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Back in 2001, Hillary Clinton told a class of students graduating from Yale University, “Hair matters. Pay attention to your hair – because everyone else will.” Her comments were echoed a few years later by another leading female barrister, Cherie Blair. She told a newspaper that she never realised just how much attention would be focused on her appearance when she moved into 10 Downing Street as the wife of the British Prime Minister, Tony Blair. On reflection, she told the paper, she wished ‘she’d put more effort into doing her hair.’

Two eminent women who held positions of power and influence in major western democracies. Two women who felt judged by society on the state of their hair. Is that still the case today? And is the situation any different for men? Scroll down to learn more!

The Situation Today

CTV, Canada’s largest privately-owned television network, hit the headlines for all the wrong reasons recently. It happened when CTV News anchor Lisa LaFlamme, who had been with the company for thirty-five years, was dismissed for reasons that have still not been adequately explained. One suggestion that gained traction in the media was that Ms LaFlamme had been let go because she had allowed her hair to go grey. CTV denied that this was the case, but that didn’t stop over seventy leading journalists, politicians and activists from signing an open letter protesting the decision.

Whatever the truth behind this particular story, the row surrounding it suggests that little has changed since Clinton made her comments. That fact is supported by a quick look at the treatment given by the media to other prominent women. Many column inches are devoted to the state of the Princess of Wales’ hair,  while judgemental comments about the hair colouring and highlights of Prime Minister Liz Truss are routinely posted alongside analysis of her political views.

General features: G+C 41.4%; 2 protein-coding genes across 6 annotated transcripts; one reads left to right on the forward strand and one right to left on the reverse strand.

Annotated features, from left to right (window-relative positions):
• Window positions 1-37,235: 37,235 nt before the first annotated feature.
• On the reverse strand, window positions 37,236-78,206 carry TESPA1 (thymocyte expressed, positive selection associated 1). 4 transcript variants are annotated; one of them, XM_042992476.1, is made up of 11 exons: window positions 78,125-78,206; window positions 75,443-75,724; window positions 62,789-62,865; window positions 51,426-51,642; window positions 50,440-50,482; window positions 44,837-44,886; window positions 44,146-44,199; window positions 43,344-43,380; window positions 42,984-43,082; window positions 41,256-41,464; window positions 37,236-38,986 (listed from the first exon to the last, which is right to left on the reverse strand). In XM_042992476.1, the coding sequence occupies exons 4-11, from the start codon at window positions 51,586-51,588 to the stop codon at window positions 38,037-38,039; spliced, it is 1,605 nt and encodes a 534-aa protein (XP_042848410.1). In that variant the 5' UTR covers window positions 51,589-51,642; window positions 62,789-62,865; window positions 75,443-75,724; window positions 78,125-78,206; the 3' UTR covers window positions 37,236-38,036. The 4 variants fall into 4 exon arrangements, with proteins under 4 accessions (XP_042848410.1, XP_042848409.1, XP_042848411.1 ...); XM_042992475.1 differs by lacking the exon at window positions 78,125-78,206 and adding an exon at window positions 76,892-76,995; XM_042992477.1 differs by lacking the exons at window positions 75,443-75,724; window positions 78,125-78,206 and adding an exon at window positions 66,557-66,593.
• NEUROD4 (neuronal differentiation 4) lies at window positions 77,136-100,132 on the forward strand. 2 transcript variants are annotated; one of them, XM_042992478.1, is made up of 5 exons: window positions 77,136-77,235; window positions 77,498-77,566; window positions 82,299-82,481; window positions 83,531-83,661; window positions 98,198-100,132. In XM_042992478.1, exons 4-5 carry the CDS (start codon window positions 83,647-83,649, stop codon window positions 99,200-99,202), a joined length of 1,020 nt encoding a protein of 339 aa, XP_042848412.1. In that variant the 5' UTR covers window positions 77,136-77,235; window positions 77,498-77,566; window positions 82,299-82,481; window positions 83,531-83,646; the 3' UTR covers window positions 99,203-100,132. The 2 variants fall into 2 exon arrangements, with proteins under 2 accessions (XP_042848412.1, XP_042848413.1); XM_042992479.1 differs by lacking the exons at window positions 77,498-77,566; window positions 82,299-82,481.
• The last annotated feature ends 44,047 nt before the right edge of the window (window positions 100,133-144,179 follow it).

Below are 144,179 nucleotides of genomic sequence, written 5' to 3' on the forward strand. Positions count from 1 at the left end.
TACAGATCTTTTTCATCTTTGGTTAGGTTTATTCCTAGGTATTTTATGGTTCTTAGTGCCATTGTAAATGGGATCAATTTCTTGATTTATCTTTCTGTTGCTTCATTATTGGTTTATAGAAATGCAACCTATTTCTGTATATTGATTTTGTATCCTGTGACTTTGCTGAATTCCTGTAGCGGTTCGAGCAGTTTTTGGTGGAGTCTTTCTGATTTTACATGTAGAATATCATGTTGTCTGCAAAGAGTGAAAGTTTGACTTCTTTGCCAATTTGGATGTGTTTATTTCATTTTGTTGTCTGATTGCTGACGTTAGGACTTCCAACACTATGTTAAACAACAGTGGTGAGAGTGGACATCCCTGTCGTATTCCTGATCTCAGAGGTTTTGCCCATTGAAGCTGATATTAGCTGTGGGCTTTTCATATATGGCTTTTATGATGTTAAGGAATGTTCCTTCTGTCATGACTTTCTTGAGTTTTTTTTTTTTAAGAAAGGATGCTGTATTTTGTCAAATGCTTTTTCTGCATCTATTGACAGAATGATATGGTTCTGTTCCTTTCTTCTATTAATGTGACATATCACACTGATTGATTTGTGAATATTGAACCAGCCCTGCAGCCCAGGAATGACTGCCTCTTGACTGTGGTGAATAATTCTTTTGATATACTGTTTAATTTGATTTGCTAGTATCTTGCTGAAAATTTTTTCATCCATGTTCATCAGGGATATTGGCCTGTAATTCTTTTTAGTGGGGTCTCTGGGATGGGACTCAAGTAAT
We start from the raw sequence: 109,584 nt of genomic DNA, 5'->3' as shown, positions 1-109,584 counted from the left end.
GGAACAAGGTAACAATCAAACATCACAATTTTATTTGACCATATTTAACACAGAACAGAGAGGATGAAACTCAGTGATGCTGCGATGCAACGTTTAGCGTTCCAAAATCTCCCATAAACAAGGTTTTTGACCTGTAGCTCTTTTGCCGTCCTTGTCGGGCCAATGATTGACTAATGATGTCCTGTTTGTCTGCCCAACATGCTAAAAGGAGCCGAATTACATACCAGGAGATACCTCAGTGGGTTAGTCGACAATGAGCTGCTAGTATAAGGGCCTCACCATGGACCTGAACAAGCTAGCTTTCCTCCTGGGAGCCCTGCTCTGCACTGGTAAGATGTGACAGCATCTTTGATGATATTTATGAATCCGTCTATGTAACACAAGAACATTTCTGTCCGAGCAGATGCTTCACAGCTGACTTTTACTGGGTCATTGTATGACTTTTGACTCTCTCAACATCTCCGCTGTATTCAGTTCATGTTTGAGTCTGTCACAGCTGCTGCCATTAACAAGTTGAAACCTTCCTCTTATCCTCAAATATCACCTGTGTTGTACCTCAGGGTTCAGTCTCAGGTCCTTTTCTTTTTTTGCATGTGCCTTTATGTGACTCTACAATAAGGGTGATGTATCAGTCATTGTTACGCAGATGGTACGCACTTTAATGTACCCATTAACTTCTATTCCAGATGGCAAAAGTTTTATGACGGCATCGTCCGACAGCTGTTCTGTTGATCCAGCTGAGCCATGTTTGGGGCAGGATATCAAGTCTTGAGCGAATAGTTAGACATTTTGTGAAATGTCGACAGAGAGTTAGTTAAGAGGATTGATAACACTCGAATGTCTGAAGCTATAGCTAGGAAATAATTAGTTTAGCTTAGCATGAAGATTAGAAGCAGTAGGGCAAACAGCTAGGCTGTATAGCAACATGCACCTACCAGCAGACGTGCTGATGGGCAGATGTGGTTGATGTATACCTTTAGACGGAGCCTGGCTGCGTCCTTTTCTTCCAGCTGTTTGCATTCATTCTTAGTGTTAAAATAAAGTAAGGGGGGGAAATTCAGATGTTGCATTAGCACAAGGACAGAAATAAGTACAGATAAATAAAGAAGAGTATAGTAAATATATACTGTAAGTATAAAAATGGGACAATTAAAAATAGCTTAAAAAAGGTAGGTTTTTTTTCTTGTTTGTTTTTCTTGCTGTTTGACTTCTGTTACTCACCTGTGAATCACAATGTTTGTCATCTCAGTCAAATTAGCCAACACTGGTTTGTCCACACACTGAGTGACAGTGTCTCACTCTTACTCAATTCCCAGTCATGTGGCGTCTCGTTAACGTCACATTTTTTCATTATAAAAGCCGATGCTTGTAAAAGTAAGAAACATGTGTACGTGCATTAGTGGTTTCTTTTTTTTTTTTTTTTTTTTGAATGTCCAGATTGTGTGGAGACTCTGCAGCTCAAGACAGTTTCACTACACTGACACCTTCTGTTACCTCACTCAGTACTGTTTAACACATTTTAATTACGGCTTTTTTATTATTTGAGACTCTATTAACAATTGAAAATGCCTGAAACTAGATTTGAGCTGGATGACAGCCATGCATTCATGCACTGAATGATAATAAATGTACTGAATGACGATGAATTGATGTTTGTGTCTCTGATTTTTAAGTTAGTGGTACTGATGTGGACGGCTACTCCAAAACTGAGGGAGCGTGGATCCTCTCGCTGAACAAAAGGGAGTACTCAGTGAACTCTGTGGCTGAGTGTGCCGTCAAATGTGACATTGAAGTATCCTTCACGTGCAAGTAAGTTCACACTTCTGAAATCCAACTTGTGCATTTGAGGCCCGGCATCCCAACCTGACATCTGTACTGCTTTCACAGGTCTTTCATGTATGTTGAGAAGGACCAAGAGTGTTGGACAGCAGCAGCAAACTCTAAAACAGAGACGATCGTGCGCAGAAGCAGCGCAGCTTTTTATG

The Male Experience

Yet men are not exempt from being judged on their hair, either. Former international footballer Pat Nevin was told by a producer that if he didn’t do something about his receding hairline, his fledgling career as a sports presenter would be over before it started. Actor James Nesbitt has confessed that he worried that his receding hairline would cost him acting roles. A clip on TikTok mocking Prince William’s baldness was viewed millions of times during the period of mourning for Queen Elizabeth. So, it seems that it is not just women who are judged by their hair; bald shaming of men is still a thing. Why is hair a lightning rod for such toxic commentary?

Cultural Importance

People often mock that which they fear, and there is little doubt that people fear hair loss. That’s hardly surprising given the significant role hair has played in all cultures and societies from earliest times. For both men and women, it has always represented strength, power and attractiveness. Losing our hair is a symbol of losing all these things. It is an indication that we are growing old in a society that worships youthfulness. This brings with it a sense of shame. Gershen Kaufman, author of The Psychology of Shame, puts it this way: “There is tremendous shame about growing older, particularly in a culture that overvalues youth, as ours does.”

Viewed from this perspective, it’s easier to understand why hair loss can be a gateway to anxiety and a crisis of confidence. It is no exaggeration to say that it can destroy careers and wreck relationships.

Those who work in the hair restoration business know this already. They’ve heard the stories from countless men and women. They’ve also seen the transformation that takes place in a person by the time they finish their hair restoration treatment, a transformation that is more than a physical or aesthetic change. Hair restoration treatment can repair a person’s damaged self-esteem. With this healing comes a whole different attitude to life. Two phrases dominate the customer feedback sheets collected by Vinci clinics: ‘best decision I ever made’ and ‘wish I’d done this sooner.’

Conclusion

Society still judges a woman by her hair but, as we have seen, it often judges men in the same way. It’s why baldness can affect us at such a deep level and cause problems that go far beyond aesthetics. It’s also the reason why hair restoration is increasingly being recognised as a healthcare treatment.

If you are worried that you might be experiencing hair loss or hair thinning, you should talk to a hair expert sooner rather than later. You may be worrying needlessly, as some daily hair loss is normal. If you do have a problem, however, then the sooner you take steps to deal with it the better. Vinci Hair Clinic is here to help. We offer a free, no-obligation consultation to all our new clients. Get in touch and book your appointment today!